Speaking of NBC’s U.S. Open coverage…


A few new names will be receiving one-week promotions as part of NBC’s U.S. Open coverage.

  • Brandel Chamblee will serve as lead analyst (or something resembling it in Flood’s new odd/even structure), calling the action from the 18th-hole tower with Dan Hicks.
  • Jim ‘Bones’ Mackay is back and better than ever as an on-course analyst for NBC. He’s returning full-time to the gig.
  • Oh, and Paige Mackenzie … who will also be handling on-course reporting and Live From duties for NBC, stepping into an elevated role for the network


If nothing else, we know Chamblee has a keen appreciation for the moment. He told me that he’s been watching old Johnny Miller highlights to keep himself sharp. Chamblee is a lightning rod, but that might be a good thing for NBC’s commentary. It’s a big opportunity for him to step into the limelight.

Mackay’s return is great news for NBC, too. He was brilliant in on-course reporting duties and will be brilliant again for as long as the network retains him.

But it’s Mackenzie who will earn a little bit extra attention this week. She’s been razor sharp in NBC’s coverage over the years, and her promotion marks one of the biggest moves at the network for a female golf analyst in some time. So we spent a few minutes on the phone with her last week to discuss the new gig.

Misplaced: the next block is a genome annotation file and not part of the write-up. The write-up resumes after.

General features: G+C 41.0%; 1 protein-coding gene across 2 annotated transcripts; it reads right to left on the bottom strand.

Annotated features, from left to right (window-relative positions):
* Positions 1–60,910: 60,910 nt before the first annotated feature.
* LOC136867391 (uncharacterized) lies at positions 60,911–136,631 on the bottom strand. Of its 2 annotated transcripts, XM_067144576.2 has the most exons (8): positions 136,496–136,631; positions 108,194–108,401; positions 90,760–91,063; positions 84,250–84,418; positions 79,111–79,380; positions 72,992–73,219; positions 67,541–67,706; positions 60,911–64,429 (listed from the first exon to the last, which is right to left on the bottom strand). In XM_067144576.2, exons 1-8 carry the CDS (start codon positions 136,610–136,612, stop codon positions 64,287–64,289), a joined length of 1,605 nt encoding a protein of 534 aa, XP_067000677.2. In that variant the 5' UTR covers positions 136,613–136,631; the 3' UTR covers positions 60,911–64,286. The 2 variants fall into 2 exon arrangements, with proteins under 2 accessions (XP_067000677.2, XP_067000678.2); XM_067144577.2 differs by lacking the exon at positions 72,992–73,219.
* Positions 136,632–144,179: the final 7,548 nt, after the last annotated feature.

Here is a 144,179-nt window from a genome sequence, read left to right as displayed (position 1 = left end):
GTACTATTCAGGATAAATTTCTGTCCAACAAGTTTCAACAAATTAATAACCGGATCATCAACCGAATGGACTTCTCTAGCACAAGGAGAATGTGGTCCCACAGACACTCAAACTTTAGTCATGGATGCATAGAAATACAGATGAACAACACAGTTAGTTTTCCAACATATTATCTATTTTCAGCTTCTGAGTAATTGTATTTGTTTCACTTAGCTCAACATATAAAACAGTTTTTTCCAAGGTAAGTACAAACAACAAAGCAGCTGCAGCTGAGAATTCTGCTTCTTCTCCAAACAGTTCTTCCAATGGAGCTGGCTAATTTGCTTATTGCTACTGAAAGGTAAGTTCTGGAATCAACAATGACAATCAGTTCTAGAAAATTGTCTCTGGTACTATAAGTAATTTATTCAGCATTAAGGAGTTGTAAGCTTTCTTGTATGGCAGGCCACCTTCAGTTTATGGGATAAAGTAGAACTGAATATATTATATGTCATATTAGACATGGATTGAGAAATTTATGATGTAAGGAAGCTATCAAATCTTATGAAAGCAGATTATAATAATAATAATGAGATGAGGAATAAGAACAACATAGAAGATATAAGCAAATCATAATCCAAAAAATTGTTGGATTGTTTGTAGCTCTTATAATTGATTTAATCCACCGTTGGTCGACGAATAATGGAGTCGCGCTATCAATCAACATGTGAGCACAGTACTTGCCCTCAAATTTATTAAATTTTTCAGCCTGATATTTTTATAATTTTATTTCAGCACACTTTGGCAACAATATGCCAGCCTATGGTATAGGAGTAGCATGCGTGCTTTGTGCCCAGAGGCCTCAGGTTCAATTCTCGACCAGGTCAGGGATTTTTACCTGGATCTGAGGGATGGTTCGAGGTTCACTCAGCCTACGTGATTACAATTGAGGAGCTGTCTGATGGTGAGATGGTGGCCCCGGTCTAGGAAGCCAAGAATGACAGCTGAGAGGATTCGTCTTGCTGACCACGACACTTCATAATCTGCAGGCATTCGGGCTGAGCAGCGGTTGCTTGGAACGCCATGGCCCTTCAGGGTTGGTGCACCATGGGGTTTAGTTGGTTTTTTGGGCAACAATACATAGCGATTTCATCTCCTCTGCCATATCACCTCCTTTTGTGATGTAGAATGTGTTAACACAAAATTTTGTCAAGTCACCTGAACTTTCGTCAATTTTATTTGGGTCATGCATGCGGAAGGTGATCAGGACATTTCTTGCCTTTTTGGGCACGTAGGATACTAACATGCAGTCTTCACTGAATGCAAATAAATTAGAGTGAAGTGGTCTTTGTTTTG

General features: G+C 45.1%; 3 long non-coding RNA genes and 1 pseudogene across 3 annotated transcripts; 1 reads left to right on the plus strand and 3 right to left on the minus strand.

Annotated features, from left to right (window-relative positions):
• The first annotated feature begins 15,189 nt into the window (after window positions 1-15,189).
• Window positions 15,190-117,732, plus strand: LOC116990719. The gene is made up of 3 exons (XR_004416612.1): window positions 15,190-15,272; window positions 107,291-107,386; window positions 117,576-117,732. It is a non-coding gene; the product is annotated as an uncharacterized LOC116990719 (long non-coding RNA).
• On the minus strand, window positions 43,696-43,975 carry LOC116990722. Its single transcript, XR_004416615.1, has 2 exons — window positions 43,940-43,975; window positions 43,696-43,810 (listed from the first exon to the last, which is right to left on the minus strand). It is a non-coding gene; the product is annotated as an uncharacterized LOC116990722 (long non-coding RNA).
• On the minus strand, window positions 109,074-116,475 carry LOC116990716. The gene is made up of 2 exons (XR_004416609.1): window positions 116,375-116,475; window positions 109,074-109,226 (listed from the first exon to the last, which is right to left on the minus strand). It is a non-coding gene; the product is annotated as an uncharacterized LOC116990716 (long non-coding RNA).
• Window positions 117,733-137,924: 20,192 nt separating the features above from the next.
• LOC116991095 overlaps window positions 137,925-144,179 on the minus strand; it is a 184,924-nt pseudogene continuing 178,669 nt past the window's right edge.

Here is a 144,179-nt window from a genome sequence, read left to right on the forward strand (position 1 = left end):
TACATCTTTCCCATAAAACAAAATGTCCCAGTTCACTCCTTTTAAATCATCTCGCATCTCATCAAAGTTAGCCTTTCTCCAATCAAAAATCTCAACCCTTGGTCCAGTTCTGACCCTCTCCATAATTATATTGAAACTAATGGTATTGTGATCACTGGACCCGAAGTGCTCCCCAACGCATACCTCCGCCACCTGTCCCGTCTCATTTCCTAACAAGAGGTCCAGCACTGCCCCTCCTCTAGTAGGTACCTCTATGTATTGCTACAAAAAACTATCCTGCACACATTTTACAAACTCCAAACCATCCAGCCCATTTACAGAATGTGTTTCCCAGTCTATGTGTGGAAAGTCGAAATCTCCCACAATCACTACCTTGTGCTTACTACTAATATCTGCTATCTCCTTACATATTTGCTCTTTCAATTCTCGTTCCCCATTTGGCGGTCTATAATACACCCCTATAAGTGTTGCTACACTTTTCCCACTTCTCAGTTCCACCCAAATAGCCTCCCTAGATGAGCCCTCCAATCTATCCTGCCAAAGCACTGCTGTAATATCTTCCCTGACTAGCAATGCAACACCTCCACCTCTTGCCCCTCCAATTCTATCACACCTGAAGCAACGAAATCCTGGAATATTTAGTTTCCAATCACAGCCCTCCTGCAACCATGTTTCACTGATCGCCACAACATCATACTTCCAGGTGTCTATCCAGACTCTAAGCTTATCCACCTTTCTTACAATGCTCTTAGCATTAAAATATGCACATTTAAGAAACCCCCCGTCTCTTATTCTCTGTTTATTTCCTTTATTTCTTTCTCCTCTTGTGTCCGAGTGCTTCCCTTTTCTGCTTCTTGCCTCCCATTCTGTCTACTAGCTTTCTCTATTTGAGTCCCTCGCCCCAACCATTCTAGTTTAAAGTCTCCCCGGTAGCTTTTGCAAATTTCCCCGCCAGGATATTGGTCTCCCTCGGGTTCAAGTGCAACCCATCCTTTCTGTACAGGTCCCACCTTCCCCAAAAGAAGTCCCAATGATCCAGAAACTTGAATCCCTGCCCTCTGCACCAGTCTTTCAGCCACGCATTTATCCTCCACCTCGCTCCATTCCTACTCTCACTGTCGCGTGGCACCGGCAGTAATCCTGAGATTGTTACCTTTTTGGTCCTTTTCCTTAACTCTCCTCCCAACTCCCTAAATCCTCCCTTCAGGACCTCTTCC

Though the network employs many gifted female voices, few female analysts have covered NBC’s biggest men’s events in recent years.

It feels obvious and pandering to say that Mackenzie is a highly deserving candidate, but golf media is not a particularly diverse profession, so it bears calling out when a female analyst shines.

“I think any opposite-sex analyst has a higher standard,” she said. “They have a responsibility not to overspeak. Do the work to make sure you understand, but make sure it doesn’t come from a place of ‘I did it so I know it.’”


Mackenzie is, of course, much more than just a female golf analyst; she’s one of NBC’s sharpest golf minds. And when it comes to delivering wonky deep-dives, she’s one of the best in golf not named Chamblee. That’s no accident.

“It’s funny, in my senior social studies class I took an aptitude test and it told me I was going to be a data analyst and have a green car,” she said, laughing.

“I guess I’m doing pretty well.”

2024 U.S. Open TV schedule (ET)

USA and NBC will air the 2024 U.S. Open on TV. USA will carry the first round on Thursday, as well as early coverage on the weekend. NBC will carry the second, third and final rounds on Friday, Saturday and Sunday.

Here’s the full TV schedule for the week (ET):

Thursday, June 13: 6:30 a.m.-5 p.m. (USA)
Friday, June 14: 1-7 p.m. (NBC)
Saturday, June 15: 10 a.m.-12 p.m. (USA); 12-8 p.m. (NBC)
Sunday, June 16: 9 a.m.-12 p.m. (USA); 12-7 p.m. (NBC)

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James Colgan Editor

James Colgan is a news and features editor at GOLF, writing stories for the website and magazine. He manages the Hot Mic, GOLF’s media vertical, and utilizes his on-camera experience across the brand’s platforms. Prior to joining GOLF, James graduated from Syracuse University, during which time he was a caddie scholarship recipient (and astute looper) on Long Island, where he is from. He can be reached at